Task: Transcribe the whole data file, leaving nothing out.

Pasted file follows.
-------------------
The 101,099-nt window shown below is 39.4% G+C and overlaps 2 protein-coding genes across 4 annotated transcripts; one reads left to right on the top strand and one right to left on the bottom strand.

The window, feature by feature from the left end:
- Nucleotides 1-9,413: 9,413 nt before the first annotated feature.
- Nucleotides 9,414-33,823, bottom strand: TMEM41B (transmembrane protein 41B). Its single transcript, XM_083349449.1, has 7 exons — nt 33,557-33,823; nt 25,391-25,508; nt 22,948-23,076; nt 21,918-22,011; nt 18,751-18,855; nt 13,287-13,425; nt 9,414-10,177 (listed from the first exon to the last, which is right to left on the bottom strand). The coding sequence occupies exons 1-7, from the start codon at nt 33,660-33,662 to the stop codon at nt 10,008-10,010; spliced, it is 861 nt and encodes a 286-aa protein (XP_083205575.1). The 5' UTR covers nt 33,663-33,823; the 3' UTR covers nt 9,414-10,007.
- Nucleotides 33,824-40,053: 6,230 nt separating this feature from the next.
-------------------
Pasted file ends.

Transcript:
The 101,099-nt window shown below is 39.4% G+C and overlaps 2 protein-coding genes across 4 annotated transcripts; one reads left to right on the top strand and one right to left on the bottom strand.

The window, feature by feature from the left end:
- Nucleotides 1-9,413: 9,413 nt before the first annotated feature.
- Nucleotides 9,414-33,823, bottom strand: TMEM41B (transmembrane protein 41B). Its single transcript, XM_083349449.1, has 7 exons — nt 33,557-33,823; nt 25,391-25,508; nt 22,948-23,076; nt 21,918-22,011; nt 18,751-18,855; nt 13,287-13,425; nt 9,414-10,177 (listed from the first exon to the last, which is right to left on the bottom strand). The coding sequence occupies exons 1-7, from the start codon at nt 33,660-33,662 to the stop codon at nt 10,008-10,010; spliced, it is 861 nt and encodes a 286-aa protein (XP_083205575.1). The 5' UTR covers nt 33,663-33,823; the 3' UTR covers nt 9,414-10,007.
- Nucleotides 33,824-40,053: 6,230 nt separating this feature from the next.